The National Institutes of Health-AARP Diet and Health Study, which followed a total of 240,729 men and 180,580 women for 16 years, found that higher fish intake was significantly associated with lower total mortality. For women in the study, consumption of fish resulted in a lower Alzheimer’s disease mortality rate. The study was published by the Association for the Publication of the Journal of Internal Medicine and recommended by Dr. Tuck Finch, member of the Cure Alzheimer’s Fund Research Leadership Group.
The paper is available Open Access
Prevailing dietary guidelines recommend regular fish consumption. However, the associations of fish and long‐chain omega‐3 polyunsaturated fatty acids (LCn‐3 PUFAs) intakes with mortality remain unclear.
To examine the associations of fish and LCn‐3 PUFAs intakes with total and cause‐specific mortality.
A total of 240 729 men and 180 580 women from NIH‐AARP Diet and Health Study were prospectively followed‐up for 16 years. Dietary intakes were assessed using a validated NIH Diet History Questionnaire.
A total of 54 230 men and 30 882 women died during 6.07 million person‐years of follow‐up. Higher fish and LCn‐3 PUFAs intakes were significantly associated with lower total mortality (P < 0.0001). Comparing the highest with lowest quintiles of fish intake, men had 9% (95% confidence interval, 6–11%) lower total mortality, 10% (6–15%) lower cardiovascular disease (CVD) mortality, 6% (1–10%) lower cancer mortality, 20% (11–28%) lower respiratory disease mortality and 37% (17–53%) lower chronic liver disease mortality, while women had 8% (5–12%) lower total mortality, 10% (3–17%) lower CVD mortality and 38% (20–52%) lower Alzheimer’s disease mortality. Fried fish consumption was not related to mortality in men whereas positively associated with mortality from all causes (P = 0.011), CVD and respiratory disease in women. LCn‐3 PUFAs intake was associated with 15% and 18% lower CVD mortality in men and women across extreme quintiles, respectively.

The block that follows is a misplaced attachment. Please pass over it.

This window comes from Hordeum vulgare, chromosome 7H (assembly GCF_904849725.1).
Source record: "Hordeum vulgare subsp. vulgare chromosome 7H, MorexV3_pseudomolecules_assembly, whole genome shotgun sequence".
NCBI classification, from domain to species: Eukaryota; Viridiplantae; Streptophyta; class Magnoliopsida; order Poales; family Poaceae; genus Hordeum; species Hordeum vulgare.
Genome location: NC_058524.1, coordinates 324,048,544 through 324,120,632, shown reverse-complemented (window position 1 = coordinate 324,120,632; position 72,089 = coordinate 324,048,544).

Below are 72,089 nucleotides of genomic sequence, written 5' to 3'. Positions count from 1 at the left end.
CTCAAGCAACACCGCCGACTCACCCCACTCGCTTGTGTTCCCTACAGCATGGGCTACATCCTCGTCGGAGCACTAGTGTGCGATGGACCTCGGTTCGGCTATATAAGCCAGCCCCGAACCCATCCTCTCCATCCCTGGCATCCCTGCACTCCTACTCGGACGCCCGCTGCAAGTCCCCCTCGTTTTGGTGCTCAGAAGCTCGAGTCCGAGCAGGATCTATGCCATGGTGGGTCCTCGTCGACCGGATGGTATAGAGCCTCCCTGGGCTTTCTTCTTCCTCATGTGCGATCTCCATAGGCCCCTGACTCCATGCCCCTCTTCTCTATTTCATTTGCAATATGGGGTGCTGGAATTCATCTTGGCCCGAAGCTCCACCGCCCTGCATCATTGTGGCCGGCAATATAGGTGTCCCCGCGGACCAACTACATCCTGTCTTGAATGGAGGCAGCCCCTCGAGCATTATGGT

Consumption of fish and LCn‐3 PUFAs was robustly associated with lower mortality from major causes. Our findings support current guidelines for fish consumption while advice on non‐frying preparation methods is needed.